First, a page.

220 Central Park South. Image via Vornado Realty Trust and Robert A.M. Stern Architects.
Calls for a so-called pied-à-terre tax have increased since hedge fund manager Ken Griffin closed on a penthouse at 220 Central Park South for over $239 million in January, for a residence that the billionaire will be using as “a place to stay when he’s in town.” And State Budget Director Robert Mujica stated recently that a pied-à-terre tax could be combined with other revenue solutions to help fund the Metropolitan Transportation Authority’s $40 billion in capital needs. Owners of some of the city’s highest-priced real estate, however, could face a dramatic dip in their property values if the tax plan is enacted, the Wall Street Journal reports, after an analysis that showed how the heftiest tax would be levied on a small number of houses, co-ops, and condos with market values of $25 million or more. The new tax could potentially slash the value of this handful of pricy properties by almost half.
How much is half of too much?
, Fri, September 11, 2015
The lavish pad of the late socialite and philanthropist Carroll Petrie at big-name favorite 834 Fifth Avenue has just hit the market, and it’s asking a very impressive $30 million. The big question is, where will the sale money go when the time comes?
Carroll, who was married to the late retailing giant Milton Petrie, passed away in February, but drama quickly started brewing over her $100 million will. She left $12.5 million to her daughter Andrea Portago, whom she had with her former late husband, Spanish race car driver Alfonso de Portago, but with an odd stipulation based on their contentious relationship. The bulk of her estate was left to her Carroll Petrie Foundation, which supports the Dog Rescue Project of the ASPCA. But this likely isn’t sitting well with Andrea, who already retained estates and trust attorney Harvey E. Corn (he also worked on the cases of Brooke Astor and Huguette Clark). Whatever the legal outcome, the 11-room home will certainly make its new owner feel like NYC royalty.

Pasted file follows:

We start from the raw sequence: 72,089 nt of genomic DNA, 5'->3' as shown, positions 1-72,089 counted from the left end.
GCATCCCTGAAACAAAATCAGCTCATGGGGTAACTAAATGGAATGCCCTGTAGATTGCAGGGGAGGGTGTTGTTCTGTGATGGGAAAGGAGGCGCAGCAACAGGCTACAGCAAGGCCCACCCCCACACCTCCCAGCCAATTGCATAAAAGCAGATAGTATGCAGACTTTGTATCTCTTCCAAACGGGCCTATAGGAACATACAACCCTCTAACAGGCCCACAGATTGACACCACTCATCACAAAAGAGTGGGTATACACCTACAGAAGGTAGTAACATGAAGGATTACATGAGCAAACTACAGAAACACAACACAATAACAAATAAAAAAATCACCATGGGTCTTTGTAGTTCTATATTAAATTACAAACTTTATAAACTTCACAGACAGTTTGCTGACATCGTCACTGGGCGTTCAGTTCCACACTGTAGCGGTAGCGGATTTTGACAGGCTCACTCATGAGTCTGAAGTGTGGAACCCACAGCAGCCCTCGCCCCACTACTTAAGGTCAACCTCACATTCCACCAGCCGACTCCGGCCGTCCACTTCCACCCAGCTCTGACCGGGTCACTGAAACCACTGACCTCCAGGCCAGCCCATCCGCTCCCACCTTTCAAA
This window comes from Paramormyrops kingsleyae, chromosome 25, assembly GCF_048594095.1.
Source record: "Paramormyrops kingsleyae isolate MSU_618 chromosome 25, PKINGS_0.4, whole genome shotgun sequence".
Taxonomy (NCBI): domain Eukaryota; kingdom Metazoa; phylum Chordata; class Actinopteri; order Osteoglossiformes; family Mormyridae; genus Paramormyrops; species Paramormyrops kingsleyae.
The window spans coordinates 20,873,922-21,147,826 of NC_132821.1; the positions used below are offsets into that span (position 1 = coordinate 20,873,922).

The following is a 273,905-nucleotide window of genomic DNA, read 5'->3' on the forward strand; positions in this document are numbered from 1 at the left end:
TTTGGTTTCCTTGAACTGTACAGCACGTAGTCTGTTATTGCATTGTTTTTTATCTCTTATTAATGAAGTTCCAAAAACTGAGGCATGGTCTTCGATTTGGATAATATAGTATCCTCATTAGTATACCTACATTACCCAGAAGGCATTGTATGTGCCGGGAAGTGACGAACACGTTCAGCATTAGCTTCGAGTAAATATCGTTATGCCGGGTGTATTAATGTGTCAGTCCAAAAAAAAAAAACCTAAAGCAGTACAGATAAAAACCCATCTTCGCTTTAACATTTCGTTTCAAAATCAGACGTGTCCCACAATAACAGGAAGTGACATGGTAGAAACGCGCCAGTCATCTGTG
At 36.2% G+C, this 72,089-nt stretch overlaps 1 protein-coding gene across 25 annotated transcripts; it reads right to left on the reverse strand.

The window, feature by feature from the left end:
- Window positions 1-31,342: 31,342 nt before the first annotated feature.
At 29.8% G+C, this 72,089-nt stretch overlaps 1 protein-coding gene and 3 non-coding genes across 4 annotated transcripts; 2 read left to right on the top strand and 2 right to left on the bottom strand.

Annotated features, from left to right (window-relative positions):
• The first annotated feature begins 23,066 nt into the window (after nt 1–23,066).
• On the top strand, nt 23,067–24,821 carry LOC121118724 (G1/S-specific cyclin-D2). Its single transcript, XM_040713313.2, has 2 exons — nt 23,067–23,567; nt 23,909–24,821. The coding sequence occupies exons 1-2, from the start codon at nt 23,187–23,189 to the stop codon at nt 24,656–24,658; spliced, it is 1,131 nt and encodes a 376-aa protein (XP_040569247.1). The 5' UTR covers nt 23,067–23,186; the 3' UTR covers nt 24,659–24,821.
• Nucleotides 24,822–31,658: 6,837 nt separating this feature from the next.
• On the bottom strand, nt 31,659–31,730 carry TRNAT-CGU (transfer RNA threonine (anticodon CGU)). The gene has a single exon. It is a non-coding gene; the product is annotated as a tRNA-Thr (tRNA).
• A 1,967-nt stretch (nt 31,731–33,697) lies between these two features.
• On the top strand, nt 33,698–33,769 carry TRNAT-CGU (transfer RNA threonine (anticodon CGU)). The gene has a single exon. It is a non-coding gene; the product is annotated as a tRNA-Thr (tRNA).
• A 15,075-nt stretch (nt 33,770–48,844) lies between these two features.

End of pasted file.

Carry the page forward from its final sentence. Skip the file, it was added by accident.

Take a look around the impressive apartment
The real estate world was abuzz last fall when the news hit that Jets owner Woody Johnson had sold his Upper East Side apartment to billionaire Leonard Blavatnik for $80 million, setting the record for most expensive co-op sale ever. The official city documents have hit, though, and the sale price came in lower than expected at $77.5 million. But this is still over the $75 million asking price and doesn’t change the transaction’s record-breaking status, as it still surpasses the previous co-op sale record, set when Israel “Izzy” Englander bought a duplex at 740 Park Avenue for $71.3 million.
It’s not known if Blavatnik, the 32nd richest man in the world, will actually live in the duplex at 834 Fifth Avenue or if it will be merely another shiny object in his trophy case of New York City real estate. He also paid $31.25 million for 2 East 63rd Street, the city’s widest mansion; $27 million for a unit at 998 Fifth Avenue; and $51 million for Edgar Bronfman’s townhouse at 15 East 64th Street. His latest acquisition has five bedrooms, three maids’ rooms, and an open layout perfect for entertaining.